On this 175th Independence Day, we recall that in the face of daunting challenges, our founding fathers exhibited courage, determination, and fortitude, pressing on with their lofty aspiration for self-determination and nationhood.
Today we may take nationhood for granted, but history reminds us of the struggles of our forbearers in the quest for international recognition, causing President Joseph Jenkins Roberts to spend nine months of his first two-year term as president, touring Europe to seek recognition and support for the young Liberian state. The founding fathers deployed all in their reach to sustain the inviolate of our independence.
Today, we inherit this great endeavor, which behooves us to dutifully pursue our life’s aspirations with caution and care, bearing in mind the devastating implications of failing. Lest we betray the sacrifices and struggles of our ancestors, we should keep the torch alive and carry the responsibility to preserve our common patrimony. It is now our sacred duty to keep the flame of our independence and sovereignty burning and lifted.
We are truly happy and blessed to count 175 years of existence as Africa’s oldest independent and sovereign republic, but this is not enough. We should meditate and ask hard questions. “What have we achieved in 175 years of existence as a nation? Are we satisfied with what we are and where we are headed as a nation? I hope this year’s independence will allow us some time for reflection. After 175 years Liberia still sinks in acute illiteracy, hunger, death of preventable diseases, unemployment, and injustice.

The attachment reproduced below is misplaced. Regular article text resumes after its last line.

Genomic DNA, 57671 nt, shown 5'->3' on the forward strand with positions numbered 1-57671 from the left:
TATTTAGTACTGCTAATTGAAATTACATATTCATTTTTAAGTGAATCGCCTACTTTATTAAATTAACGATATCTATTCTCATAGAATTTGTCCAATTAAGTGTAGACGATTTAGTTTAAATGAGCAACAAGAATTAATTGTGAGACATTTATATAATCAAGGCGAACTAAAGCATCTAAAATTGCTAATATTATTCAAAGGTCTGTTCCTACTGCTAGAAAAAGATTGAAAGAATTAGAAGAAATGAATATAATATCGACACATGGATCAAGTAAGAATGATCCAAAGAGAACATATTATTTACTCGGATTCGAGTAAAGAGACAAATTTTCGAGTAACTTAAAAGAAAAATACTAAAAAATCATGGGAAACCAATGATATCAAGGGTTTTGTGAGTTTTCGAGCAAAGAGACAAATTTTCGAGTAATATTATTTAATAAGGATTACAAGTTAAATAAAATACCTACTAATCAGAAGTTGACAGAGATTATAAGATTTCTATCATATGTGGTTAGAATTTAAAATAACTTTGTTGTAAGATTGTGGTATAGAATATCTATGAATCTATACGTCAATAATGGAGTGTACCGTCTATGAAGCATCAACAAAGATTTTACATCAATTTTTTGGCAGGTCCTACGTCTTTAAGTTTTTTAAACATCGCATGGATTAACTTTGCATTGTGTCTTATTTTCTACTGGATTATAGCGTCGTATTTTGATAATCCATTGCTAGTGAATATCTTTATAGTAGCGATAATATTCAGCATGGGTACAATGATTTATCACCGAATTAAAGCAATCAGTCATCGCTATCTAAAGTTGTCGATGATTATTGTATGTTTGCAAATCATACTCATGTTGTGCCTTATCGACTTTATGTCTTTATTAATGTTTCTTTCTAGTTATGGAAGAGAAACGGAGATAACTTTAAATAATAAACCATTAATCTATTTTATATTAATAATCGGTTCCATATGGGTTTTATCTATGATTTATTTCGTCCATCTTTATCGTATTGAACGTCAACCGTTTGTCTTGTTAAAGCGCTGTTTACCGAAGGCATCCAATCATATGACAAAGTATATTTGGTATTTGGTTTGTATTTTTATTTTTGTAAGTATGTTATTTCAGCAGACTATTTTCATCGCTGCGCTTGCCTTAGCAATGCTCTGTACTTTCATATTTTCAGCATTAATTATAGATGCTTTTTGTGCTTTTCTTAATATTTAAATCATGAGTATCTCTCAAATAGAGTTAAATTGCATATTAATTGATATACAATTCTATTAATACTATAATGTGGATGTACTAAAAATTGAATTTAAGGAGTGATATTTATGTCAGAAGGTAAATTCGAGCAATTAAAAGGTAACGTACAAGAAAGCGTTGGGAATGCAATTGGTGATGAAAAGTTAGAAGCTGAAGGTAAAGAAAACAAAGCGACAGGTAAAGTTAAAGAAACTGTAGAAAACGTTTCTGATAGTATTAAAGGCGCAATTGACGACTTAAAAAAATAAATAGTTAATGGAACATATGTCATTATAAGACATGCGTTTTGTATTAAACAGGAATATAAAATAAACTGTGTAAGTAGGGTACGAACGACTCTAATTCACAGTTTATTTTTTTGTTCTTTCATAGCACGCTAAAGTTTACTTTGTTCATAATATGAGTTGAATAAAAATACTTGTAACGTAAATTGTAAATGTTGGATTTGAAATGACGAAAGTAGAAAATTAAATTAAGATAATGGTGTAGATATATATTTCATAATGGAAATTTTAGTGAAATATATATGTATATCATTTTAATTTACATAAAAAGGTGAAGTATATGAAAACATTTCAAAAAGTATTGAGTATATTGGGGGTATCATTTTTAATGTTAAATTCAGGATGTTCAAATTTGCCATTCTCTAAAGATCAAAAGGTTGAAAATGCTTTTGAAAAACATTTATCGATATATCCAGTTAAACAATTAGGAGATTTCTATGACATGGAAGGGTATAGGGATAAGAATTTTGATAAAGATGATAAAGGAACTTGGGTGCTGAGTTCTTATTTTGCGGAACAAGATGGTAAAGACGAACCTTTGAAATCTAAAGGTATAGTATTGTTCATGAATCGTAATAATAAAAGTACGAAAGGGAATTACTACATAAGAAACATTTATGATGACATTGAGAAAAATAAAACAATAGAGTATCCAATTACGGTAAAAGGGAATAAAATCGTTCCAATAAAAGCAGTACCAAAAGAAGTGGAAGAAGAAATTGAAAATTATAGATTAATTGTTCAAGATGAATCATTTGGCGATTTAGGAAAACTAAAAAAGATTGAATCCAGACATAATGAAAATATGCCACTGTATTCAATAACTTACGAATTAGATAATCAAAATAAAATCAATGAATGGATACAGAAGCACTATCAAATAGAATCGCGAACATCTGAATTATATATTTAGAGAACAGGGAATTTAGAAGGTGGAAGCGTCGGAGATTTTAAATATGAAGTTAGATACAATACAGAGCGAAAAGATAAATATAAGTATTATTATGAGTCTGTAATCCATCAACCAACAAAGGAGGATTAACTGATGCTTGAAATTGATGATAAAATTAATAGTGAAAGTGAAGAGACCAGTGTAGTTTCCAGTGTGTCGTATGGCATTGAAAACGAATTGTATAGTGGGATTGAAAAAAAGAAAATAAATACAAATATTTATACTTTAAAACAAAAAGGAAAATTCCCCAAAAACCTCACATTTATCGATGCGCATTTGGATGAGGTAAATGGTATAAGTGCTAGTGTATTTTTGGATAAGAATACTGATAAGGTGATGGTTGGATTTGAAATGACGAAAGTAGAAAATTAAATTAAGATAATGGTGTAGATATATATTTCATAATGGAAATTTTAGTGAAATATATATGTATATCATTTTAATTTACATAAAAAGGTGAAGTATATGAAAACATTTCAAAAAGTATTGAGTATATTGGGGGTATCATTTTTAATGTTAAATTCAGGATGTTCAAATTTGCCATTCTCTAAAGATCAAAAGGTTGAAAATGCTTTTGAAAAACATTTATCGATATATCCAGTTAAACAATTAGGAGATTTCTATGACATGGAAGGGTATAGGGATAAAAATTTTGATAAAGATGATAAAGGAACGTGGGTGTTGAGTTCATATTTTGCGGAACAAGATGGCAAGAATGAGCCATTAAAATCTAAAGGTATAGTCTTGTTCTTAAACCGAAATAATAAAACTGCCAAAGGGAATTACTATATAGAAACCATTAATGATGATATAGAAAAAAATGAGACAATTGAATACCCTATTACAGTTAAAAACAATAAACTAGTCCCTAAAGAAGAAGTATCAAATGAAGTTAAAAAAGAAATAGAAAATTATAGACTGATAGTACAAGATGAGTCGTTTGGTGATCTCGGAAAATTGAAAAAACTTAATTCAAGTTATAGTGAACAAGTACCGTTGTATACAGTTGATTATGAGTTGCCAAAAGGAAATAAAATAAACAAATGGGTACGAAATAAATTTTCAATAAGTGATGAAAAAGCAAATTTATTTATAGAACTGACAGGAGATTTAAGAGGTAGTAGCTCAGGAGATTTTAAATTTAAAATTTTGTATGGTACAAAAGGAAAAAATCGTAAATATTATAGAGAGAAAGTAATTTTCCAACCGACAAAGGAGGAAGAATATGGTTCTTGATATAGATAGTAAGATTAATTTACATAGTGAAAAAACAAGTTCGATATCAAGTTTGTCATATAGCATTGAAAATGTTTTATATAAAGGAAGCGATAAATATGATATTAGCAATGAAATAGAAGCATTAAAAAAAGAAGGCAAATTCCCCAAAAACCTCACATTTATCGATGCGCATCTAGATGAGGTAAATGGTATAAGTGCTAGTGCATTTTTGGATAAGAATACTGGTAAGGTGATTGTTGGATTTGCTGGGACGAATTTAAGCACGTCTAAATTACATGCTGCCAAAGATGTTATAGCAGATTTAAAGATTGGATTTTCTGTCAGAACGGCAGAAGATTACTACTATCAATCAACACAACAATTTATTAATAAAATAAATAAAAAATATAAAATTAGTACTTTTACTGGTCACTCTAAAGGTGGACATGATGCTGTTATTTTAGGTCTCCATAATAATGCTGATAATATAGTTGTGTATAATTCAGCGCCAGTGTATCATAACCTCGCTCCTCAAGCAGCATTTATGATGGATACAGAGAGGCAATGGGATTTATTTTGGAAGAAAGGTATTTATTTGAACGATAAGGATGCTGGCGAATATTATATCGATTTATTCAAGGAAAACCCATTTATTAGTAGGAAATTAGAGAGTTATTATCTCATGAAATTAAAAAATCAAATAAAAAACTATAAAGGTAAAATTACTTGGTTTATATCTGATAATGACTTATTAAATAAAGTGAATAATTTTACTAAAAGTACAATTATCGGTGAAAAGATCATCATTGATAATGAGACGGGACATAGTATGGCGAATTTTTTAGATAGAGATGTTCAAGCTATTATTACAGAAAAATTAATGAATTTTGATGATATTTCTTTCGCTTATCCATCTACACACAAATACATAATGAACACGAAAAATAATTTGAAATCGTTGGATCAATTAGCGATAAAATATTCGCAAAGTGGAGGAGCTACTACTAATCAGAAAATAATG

This year’s Independence Day commemoration comes on the back of the passage of a groundbreaking law that further unites us as a people – The Dual Citizenship Law. Passage of this law calls for celebration and forward-thinking, as a basis for unlocking new opportunities in tourism, B&B, and Airbnb to welcome families and friends from the diaspora who have been away for many years with no foothold in Liberia, daily shutter, and local transportation, and so many more.
Now I urge all of us Liberians, irrespective of our political persuasion, religion, tribe, or creed, to join in, let’s build and construct, let’s move our country forward, and let’s together recover the lost years. Let no one lie to you that we can’t do this. There is still time to do so. Let us exhibit the highest sincerity to ourselves, our nation, and our God if we are to propel the engine of prosperity in our land, the land of freedom and liberty.
The picture of our country today at 175 does not evoke pride, notwithstanding, it is a picture that should inspire us to act as a proud people. If out of nothing we can preserve our independence for 175 unbroken years, then we as a people are obligated to build on it – we can develop and modernize it. This is a challenge I throw to all of us as the progenies of brave and resilient forebears. Let us respond to the callings beyond our narrow personal aspirations, to loosen the shackles of deprivation and abject poverty that have shackled us like a dark thundercloud over our national existence.
The future is bright, but we must seize it. We must be intentional as we approach the future. If we can not find a way let’s make a way!
May God continue to bless and protect our country Liberia.
Happy Independence Day to all!
B. Elias Shoniyin
Dean, School of Global Affairs and Policy
Cuttington University /Managing Director, Africa Development
Management Associates (ADMA)